CHICAGO – Social Equity was a major component of Illinois legalization of cannabis. The state created a fund from the revenue to help those most impacted by the failed war on drug to legally operate in the market. However, those funds aren’t being distributed.
Through December, Illinois Department of Revenue collected more than $175 million in taxes from legalized cannabis sales. The State has collected some $62 million that was put aside to help for helping minority businesses and neighborhood development, but the money hasn’t been spent yet, according to a published report. The funds are set aside for loans and grants to new cannabis entrepreneurs, but cannot be awarded until the business licenses are issued.
The problems with the state’s system to hand out new cannabis business licenses and numerous requests for help, according to reporting today from The Chicago Tribune.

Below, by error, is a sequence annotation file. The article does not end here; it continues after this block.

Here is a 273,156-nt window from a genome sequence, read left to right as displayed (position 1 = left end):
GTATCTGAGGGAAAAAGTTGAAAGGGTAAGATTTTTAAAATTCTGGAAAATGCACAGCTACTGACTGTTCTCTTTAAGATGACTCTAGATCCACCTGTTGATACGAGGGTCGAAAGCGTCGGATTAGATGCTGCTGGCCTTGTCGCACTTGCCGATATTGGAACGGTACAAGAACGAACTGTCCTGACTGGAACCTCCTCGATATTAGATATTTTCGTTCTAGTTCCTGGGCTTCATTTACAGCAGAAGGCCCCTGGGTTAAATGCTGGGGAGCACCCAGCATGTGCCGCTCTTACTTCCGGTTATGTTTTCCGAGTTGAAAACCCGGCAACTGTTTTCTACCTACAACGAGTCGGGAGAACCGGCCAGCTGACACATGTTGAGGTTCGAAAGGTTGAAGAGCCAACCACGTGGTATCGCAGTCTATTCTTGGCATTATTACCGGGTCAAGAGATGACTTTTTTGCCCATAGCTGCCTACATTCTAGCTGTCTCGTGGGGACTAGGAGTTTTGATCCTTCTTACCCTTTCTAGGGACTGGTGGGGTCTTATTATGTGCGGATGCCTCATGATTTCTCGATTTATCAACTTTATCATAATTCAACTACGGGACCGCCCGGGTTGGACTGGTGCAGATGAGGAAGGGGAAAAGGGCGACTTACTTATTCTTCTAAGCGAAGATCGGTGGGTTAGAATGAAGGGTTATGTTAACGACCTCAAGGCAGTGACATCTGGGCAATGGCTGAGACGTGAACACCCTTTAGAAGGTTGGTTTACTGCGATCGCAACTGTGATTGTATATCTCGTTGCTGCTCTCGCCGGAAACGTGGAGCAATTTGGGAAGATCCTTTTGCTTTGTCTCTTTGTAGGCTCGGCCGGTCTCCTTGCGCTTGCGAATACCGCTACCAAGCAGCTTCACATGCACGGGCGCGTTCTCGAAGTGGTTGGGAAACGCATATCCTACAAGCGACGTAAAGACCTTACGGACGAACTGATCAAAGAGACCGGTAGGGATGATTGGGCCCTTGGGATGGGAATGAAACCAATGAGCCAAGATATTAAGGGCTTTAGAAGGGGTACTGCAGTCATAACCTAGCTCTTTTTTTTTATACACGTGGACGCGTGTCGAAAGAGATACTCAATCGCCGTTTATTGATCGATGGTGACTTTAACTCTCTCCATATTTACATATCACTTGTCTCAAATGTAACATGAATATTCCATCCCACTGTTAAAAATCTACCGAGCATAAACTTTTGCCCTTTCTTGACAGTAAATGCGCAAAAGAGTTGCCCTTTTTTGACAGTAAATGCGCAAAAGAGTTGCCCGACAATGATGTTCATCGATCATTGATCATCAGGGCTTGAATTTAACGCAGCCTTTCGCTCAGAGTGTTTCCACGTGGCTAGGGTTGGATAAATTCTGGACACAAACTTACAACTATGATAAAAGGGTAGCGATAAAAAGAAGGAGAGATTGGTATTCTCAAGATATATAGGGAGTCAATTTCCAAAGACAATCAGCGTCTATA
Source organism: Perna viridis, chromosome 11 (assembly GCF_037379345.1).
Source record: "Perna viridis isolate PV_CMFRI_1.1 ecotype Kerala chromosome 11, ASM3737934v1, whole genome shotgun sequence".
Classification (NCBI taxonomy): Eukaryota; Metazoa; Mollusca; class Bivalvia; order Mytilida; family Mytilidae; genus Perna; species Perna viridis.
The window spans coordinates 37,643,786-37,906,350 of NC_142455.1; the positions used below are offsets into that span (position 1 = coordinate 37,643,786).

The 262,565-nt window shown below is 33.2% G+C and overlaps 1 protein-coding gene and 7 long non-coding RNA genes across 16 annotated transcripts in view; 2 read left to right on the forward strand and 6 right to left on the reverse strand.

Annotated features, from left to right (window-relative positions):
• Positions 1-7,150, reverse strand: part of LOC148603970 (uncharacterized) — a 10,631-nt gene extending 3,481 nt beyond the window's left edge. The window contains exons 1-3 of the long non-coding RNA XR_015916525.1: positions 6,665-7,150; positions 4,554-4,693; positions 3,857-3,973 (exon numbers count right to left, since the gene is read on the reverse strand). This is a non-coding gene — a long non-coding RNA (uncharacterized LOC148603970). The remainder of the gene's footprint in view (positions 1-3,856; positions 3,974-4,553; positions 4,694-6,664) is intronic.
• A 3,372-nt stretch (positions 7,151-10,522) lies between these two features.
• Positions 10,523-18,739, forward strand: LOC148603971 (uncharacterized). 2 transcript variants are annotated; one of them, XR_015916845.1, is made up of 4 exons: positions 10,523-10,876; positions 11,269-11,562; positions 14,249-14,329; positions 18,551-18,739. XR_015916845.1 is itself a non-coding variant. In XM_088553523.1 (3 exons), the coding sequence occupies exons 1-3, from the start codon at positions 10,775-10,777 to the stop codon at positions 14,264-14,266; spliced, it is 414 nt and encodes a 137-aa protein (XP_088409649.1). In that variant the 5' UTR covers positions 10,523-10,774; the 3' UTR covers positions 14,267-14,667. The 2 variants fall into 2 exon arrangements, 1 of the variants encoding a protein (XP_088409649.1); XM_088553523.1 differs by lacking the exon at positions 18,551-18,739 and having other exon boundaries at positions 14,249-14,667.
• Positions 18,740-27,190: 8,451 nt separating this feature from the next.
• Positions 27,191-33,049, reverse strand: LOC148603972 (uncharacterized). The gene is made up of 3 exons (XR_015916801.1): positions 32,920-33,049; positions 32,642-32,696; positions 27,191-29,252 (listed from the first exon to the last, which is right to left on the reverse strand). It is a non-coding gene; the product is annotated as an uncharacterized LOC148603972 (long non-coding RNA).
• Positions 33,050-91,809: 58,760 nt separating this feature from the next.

State Sen. Heather Steans (pictured above) helped sponsor the law that legalized cannabis, which includes setting aside money for neighborhood development and ensuring equity in the way licenses are awarded, and to help minorities access the resources they need to succeed.
“I’m certainly hoping those dollars get out as soon as possible,” Steans said. “We did a lot to make this the most equitable cannabis system in the country. … We haven’t seen the results yet we wanted in any of those areas, so we obviously need to stay on it.”
An effort is being made now to speed up the process according to this reporting from the Chicago Tribune. Due to the COVID-19 pandemic and problems with the scoring process, those licenses have been delayed for eight months. Unfortunately, an effort to rescore applications may take weeks or months more.